A young woman reclines in the grounds of an impressive estate. Her red dress and pale pink skin form a striking contrast to the cool, dark colours of the landscape around her.
The identity of the sitter in this work is uncertain. When the portrait was sold through Christie's in 1976 it was titled 'Portrait of a Lady, possibly Elizabeth, Duchess of Bridgewater'. The catalogue entry went on to explain that the work was '...previously called Sarah, Duchess of Marlborough. There is a portrait of the sitter in a white satin dress at Woburn Abbey (no. 203) and another at Blenheim called Lady Anne Chuchill.'
Charles Jervas, portrait painter, was born in Dublin. He moved to London in the mid 1690s, where he studied under Sir Godfrey Kneller. In 1698, he travelled to Paris to study in the Louvre and then on to Rome, where he copied antique statuary and paintings by the Italian Masters. He also purchased art on behalf of English collectors. Jervas returned to London in 1709 and established a successful career painting portraits. In 1723 he succeeded Kneller as Principal Painter to King George I and later to George II. Jervas had literary ambitions and published translations of ‘Novella di Belfagor’ by Machiavelli in 1719 and Cervantes’ ‘Don Quixote’ in 1742.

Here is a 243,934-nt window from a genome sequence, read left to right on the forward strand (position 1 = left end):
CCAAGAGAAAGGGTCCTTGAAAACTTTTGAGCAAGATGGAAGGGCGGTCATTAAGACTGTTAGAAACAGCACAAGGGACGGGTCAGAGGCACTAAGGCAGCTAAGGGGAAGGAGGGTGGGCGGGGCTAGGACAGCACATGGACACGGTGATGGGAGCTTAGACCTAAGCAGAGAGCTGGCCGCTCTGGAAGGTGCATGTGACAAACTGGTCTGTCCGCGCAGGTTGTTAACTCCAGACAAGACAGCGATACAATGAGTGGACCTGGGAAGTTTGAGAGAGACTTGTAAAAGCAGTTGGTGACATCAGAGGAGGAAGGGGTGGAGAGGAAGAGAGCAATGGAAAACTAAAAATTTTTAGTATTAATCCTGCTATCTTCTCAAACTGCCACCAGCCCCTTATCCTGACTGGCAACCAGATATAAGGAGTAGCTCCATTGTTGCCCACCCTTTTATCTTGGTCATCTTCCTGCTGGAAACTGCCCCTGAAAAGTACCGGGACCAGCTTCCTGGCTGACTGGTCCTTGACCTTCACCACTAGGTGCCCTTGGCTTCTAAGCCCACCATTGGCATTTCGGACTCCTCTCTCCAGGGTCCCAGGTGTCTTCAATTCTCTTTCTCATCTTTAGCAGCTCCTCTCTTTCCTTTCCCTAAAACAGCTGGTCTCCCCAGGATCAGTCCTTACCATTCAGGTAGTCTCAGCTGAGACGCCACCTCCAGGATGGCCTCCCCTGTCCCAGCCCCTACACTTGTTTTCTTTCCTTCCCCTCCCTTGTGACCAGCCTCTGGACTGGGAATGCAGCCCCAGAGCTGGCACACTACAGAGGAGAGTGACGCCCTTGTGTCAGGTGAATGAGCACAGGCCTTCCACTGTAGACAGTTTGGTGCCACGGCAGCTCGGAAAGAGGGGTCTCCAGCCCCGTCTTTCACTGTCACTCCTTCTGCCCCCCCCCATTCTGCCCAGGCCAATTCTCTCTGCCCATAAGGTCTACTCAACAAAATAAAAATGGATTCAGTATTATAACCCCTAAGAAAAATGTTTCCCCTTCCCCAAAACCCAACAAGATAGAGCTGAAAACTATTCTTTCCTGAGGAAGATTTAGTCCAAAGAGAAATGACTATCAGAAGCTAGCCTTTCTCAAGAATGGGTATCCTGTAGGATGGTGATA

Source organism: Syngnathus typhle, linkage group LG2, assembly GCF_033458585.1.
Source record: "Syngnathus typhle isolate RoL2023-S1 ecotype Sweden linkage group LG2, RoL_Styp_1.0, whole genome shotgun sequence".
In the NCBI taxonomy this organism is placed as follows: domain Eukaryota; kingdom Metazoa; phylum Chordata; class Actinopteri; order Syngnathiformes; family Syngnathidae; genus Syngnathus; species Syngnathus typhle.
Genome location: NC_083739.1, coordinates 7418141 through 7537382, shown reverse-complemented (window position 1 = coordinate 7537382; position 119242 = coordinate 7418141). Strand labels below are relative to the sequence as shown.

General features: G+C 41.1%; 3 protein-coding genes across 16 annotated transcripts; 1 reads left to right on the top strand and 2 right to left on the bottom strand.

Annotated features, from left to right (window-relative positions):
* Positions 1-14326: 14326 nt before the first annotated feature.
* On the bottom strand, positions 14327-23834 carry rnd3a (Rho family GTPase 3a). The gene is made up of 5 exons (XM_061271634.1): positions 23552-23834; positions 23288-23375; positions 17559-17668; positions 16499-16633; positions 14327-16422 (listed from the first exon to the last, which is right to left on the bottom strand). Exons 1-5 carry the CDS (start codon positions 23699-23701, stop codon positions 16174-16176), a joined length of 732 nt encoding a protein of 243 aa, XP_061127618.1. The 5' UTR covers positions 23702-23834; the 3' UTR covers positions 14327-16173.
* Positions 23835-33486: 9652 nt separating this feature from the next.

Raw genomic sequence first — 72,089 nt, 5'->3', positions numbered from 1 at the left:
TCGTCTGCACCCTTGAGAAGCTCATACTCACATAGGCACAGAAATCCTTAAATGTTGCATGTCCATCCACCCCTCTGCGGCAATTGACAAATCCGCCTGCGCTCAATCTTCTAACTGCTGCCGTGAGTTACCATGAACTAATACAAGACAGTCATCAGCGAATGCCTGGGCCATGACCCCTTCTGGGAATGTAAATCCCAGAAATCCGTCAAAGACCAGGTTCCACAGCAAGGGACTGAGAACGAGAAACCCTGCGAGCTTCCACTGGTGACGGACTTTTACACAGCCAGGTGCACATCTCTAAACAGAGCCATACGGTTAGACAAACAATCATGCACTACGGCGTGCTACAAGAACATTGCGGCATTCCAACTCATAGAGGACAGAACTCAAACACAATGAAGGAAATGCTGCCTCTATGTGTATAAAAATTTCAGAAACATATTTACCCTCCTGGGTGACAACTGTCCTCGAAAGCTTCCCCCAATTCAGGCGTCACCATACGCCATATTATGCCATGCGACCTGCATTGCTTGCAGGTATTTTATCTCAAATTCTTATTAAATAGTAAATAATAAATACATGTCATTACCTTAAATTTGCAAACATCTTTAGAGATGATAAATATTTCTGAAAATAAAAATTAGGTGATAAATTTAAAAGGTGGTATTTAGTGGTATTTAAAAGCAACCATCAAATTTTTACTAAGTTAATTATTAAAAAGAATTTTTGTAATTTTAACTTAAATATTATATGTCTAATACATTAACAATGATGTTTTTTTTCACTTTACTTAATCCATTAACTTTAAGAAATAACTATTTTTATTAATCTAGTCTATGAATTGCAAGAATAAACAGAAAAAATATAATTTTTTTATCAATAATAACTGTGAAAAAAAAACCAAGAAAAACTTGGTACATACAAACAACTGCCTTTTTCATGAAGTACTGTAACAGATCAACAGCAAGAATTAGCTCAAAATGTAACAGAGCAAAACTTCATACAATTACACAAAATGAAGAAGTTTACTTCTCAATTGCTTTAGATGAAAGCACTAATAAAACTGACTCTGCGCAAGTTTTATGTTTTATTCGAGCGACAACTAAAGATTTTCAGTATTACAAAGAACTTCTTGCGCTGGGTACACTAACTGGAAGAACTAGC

Sarah Churchill, Duchess of Marlborough (1660-1744) [?] politician and courtier; wife of 1st Duke of Marlborough
Oil on canvas
height: 135.50 cm, width: 156.00 cm
Purchased from Christie's, 18 June 1976
Collection of the Right Honourable John Francis Granville Scrope, Earl of Ellesmere, of Bridgewater House, Cleveland Square, St James's, London (and on loan to the Ministry of Works from 1961); sold by the trustees of the Ellesmere 1939 Settlement through Christie's, London, 'Important English Pictures' sale, on 18 June 1976 (Lot 117), as 'Portrait of a Lady, possibly Elizabeth, Duchess of Bridgewater'; from which sale purchased by the Department of the Environment
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